Iraq: Americans want to believe their leaders


Americans want to believe

Wasn’t the United States once known as a peace-loving country that hesitated before rising to arms? It had to be a serious matter with good, solid reasons before a president would risk the lives of America’s young warriors.

Have we changed? Was there a shift in our thinking that convinced a majority of Americans to support an unprovoked attack on Iraq?

Support was fueled by the Administration’s constant repetition that Iraq posed an imminent threat. That large stocks of biological and chemical weapons were poised for use against us. That nuclear weapons were being developed.

That direct ties to terrorists existed. The threats were repeated often enough that the majority of Americans believed them to be true. As of today, none of those threats has proven accurate.

Recent polls indicate that 40 percent of Americans still believe Saddam Hussein has ties to Osama bin Laden. Nearly a quarter of those polled believe Iraq used chemical weapons against American troops. Almost a third of the population believes that the elusive weapons of mass destruction have been found, and why not? Splashy media reports have made that statement often, followed later by quieter stories saying, “Sorry, it was a mistake.”

The President does no better when he repeats the party line rather than checking the facts. When he visited Poland earlier this month, he made this statement: “We’ve found the weapons of mass destruction.” This turned out to be yet another incorrect statement. The two wagons in question were sold to Iraq by the British in the 1980s and contained equipment to produce hydrogen for weather balloons.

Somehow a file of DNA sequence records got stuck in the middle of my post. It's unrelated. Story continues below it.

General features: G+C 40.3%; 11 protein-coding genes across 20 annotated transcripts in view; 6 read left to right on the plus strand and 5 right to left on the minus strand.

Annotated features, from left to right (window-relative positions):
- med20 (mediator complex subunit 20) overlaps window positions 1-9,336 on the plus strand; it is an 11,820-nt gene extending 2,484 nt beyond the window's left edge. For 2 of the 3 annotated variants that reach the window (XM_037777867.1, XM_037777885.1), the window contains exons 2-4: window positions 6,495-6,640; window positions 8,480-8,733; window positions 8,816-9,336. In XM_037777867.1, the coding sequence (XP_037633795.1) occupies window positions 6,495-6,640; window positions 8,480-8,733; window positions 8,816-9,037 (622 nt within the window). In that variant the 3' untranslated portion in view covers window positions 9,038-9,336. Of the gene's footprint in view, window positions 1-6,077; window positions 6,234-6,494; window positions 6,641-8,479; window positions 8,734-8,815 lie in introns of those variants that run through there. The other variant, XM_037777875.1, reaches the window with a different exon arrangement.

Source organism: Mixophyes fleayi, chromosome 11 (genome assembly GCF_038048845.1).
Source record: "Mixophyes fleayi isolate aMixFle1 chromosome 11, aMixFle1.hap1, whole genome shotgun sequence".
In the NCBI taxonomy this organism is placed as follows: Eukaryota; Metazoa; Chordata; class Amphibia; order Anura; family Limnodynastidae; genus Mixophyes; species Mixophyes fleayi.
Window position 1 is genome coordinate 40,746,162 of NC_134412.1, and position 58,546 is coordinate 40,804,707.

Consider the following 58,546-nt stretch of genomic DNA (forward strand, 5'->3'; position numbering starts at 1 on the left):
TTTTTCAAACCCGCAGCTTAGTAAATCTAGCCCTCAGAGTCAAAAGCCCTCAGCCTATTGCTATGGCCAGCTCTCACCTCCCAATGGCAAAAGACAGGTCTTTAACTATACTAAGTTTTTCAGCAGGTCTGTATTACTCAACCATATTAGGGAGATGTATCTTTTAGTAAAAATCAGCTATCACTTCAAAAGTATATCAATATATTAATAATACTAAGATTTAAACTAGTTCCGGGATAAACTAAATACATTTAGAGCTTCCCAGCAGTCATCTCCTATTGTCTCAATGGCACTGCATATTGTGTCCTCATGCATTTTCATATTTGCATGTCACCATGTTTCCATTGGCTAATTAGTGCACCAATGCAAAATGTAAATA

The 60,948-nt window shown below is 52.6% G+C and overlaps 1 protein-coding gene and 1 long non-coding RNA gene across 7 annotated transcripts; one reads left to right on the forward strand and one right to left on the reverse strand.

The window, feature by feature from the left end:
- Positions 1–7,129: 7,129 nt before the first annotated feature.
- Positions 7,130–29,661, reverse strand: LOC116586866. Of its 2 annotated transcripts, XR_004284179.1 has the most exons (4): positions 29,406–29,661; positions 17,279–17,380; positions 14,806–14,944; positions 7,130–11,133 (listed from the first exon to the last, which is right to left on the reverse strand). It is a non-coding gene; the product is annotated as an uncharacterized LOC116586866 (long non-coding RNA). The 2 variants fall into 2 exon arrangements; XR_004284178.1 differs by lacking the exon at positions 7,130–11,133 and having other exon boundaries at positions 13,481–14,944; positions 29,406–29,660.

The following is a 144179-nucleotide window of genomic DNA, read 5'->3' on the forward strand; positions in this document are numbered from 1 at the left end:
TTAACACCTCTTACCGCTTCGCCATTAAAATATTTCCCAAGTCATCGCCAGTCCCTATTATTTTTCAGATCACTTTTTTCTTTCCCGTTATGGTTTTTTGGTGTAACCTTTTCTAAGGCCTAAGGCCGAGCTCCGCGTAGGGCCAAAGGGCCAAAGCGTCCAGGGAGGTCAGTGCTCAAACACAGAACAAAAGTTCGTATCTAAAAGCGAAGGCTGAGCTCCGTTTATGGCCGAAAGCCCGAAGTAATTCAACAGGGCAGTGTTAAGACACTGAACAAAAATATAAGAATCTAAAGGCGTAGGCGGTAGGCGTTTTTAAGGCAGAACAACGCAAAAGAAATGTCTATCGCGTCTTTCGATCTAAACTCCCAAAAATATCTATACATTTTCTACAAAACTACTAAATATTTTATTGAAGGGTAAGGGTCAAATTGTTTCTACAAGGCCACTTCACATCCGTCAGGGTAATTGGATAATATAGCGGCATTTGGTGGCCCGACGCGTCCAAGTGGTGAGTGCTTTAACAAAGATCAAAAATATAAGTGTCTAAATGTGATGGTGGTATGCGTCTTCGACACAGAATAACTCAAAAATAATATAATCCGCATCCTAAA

The lack of outrage over the events that led to war is surprising to many Americans, although skepticism is

growing stronger. Now, half of those questioned in a national poll expressed a belief that the American people might have been misled in the rush to war.

Americans sat at home with their televisions and watched the bombs fall on Baghdad. Many people cheered as huge flashes of light appeared on the screen,

but on the ground, a different story was told. There, a child was left blinded or missing a limb. On the streets, a child’s father lay with his head ripped open. Those are the pictures of war that we didn’t see. The latest estimate of civilian casualties now exceeds 5,000 and continues to climb.

Dozens of American troops have also been killed since the President declared an end to combat, and many more are likely to follow. Six British soldiers died in an ambush Tuesday—a half dozen of the thousands of soldiers who are now little more than sitting ducks for terrorists.

The conflict in Iraq appears to be far from over.

There’s no end in sight and there’s really no way to claim victory. This battle lacks definition and scope, just like the President’s overall “war on terror.”

Americans want to trust their elected leaders. They want to believe in them so much they’re willing to forget the deceptions of the past, such as those associated with Vietnam and the Iran/Contra affair. Instead, they unconditionally accept at face value whatever Washington says.

In international affairs, there’s always some deception regarding national security details, but the fundamental reasoning for action must be based on fact. Many people never believed the Administration’s case for war from the start; for others, the doubts are just starting to arise.

 – DGG, June 25, 2003